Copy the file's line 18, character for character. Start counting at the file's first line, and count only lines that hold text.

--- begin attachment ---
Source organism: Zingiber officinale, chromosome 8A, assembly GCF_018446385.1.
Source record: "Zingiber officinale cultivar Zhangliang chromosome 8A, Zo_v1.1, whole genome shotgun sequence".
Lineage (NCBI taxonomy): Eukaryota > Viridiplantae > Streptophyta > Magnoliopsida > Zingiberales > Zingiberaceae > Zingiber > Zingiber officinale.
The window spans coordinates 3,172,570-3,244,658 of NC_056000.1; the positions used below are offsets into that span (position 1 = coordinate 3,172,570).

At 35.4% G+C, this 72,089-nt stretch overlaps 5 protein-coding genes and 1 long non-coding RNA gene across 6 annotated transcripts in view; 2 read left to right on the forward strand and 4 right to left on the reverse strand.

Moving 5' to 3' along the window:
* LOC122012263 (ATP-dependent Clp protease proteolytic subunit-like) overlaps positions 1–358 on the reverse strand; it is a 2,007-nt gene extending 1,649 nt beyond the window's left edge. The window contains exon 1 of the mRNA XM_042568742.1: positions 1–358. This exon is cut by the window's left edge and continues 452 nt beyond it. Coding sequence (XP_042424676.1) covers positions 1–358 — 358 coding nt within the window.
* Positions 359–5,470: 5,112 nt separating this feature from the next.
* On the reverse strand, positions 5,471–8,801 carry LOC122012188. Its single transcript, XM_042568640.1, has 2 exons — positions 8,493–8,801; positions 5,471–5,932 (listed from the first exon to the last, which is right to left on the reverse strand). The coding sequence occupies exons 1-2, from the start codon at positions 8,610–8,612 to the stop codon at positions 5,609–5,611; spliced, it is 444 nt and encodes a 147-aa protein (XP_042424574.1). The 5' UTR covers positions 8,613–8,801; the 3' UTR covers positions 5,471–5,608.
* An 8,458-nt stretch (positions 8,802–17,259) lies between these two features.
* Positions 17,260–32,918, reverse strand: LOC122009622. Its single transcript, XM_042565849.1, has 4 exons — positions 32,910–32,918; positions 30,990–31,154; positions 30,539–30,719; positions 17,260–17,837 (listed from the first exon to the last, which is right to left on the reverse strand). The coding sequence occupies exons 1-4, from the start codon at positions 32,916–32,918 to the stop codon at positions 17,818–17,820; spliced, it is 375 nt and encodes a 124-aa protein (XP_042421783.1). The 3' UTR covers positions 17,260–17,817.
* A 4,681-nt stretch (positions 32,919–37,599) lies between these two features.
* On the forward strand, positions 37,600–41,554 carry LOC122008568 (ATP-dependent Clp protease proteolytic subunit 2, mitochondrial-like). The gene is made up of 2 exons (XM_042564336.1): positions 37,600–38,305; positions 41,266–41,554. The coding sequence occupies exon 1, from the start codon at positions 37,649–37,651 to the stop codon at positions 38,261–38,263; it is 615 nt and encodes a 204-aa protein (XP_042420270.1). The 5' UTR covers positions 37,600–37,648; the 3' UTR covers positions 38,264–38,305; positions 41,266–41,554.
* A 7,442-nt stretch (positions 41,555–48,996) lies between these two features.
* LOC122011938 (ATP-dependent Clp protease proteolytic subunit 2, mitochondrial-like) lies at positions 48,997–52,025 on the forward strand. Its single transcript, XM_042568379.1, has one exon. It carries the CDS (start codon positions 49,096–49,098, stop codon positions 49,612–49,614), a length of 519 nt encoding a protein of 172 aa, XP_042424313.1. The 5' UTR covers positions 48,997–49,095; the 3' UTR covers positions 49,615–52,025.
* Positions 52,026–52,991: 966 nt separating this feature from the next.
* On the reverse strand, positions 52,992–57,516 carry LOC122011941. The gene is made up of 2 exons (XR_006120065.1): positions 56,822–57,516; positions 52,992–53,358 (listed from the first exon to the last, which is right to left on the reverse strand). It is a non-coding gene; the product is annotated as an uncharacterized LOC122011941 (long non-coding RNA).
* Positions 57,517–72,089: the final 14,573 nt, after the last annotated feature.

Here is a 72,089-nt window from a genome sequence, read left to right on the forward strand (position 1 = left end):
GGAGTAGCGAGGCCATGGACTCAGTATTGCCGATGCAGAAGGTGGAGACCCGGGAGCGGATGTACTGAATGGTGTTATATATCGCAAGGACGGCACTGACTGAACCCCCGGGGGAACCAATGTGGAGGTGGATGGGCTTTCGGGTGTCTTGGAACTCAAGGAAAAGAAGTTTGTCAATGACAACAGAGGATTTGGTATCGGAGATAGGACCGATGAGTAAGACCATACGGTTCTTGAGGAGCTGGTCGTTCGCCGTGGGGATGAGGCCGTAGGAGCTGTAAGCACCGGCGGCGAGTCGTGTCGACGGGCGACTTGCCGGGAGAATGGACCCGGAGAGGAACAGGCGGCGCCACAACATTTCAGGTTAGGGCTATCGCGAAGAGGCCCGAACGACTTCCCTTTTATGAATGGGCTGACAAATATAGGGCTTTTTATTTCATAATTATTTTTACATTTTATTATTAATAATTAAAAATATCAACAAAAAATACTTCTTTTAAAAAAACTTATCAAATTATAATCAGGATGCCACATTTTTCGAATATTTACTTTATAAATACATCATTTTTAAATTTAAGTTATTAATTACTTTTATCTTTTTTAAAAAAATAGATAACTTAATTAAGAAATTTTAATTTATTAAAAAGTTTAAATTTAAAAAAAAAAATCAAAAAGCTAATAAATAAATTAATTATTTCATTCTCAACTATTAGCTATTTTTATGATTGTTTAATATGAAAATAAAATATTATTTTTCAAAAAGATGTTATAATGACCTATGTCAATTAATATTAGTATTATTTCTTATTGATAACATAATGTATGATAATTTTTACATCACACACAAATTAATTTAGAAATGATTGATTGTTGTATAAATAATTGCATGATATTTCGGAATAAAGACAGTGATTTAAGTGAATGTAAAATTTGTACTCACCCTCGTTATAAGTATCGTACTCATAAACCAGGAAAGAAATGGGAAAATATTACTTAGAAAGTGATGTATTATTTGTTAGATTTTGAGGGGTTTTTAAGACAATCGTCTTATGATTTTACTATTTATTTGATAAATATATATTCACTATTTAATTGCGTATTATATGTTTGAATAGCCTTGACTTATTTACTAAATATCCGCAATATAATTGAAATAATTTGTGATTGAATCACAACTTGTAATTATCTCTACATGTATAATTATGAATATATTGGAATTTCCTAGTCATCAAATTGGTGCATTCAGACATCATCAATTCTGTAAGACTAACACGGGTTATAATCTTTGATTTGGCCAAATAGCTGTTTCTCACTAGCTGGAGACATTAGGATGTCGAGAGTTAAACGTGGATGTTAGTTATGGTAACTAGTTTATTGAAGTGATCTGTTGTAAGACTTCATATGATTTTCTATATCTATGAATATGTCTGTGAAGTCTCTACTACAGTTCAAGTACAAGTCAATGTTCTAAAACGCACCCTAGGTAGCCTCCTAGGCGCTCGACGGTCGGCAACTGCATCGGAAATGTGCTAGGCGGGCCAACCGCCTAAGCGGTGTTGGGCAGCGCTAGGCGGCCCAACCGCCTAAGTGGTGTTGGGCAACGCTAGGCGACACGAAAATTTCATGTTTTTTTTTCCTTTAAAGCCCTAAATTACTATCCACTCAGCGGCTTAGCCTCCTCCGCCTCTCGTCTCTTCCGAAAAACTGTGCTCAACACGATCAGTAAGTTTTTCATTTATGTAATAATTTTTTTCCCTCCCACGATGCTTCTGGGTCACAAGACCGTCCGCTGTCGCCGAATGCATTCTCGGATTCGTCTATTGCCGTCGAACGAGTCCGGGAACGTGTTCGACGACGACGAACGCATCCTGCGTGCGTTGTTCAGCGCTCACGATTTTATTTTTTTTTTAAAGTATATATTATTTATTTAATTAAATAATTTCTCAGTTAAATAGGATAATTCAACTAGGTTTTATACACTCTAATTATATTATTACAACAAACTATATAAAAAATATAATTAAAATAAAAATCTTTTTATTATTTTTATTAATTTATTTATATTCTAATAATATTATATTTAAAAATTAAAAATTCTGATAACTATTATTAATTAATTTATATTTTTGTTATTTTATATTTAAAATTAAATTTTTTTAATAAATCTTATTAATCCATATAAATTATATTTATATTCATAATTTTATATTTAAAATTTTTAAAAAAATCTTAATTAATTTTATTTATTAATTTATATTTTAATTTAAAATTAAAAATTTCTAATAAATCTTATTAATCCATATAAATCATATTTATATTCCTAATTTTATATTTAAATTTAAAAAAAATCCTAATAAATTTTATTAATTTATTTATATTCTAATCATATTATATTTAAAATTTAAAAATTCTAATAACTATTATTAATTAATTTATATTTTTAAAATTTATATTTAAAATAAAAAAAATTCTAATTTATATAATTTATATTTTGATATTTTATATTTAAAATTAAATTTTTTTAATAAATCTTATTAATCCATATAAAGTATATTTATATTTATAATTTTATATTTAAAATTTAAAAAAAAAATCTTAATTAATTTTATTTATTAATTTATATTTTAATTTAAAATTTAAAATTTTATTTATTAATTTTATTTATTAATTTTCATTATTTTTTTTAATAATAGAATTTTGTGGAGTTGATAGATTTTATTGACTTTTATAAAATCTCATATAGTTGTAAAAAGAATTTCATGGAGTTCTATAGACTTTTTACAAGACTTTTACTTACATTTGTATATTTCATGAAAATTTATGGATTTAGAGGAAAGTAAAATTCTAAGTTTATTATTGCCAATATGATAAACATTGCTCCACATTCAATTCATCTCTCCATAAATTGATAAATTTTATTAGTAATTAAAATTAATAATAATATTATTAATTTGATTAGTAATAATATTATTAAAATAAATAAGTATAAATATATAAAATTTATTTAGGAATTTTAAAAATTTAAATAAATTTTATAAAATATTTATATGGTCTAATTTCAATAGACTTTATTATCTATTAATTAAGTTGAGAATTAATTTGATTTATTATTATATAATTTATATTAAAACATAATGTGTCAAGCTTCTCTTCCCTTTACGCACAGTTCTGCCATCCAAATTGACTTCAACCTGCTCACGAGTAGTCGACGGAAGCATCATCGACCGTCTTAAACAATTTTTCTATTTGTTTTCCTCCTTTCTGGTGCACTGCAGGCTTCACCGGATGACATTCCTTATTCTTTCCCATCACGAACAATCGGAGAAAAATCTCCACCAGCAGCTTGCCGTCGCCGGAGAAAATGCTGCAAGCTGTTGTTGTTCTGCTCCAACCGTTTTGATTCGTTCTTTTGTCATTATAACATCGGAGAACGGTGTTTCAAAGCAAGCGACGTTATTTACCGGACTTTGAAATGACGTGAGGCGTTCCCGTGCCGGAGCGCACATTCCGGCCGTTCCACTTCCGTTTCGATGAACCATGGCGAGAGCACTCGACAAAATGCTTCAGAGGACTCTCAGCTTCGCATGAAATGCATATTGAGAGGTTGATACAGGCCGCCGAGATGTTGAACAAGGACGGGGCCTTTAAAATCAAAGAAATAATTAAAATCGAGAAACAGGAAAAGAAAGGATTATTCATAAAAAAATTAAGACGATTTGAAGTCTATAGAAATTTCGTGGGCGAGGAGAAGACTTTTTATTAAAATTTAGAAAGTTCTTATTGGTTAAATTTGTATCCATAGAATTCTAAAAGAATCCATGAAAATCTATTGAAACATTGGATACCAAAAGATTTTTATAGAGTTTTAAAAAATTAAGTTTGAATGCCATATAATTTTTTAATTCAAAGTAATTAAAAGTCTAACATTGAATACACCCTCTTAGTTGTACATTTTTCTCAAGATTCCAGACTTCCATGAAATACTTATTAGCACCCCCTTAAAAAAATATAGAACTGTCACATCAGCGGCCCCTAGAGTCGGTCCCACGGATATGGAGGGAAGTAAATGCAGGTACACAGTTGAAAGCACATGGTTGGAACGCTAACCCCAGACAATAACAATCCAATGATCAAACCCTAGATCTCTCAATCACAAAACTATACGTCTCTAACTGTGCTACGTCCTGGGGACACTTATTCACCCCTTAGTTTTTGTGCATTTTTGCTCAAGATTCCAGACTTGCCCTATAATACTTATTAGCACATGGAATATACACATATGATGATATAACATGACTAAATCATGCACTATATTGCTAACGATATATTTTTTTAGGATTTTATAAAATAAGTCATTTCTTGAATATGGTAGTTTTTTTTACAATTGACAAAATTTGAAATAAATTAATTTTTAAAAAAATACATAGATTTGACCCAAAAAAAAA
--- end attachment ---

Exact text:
* Positions 57,517–72,089: the final 14,573 nt, after the last annotated feature.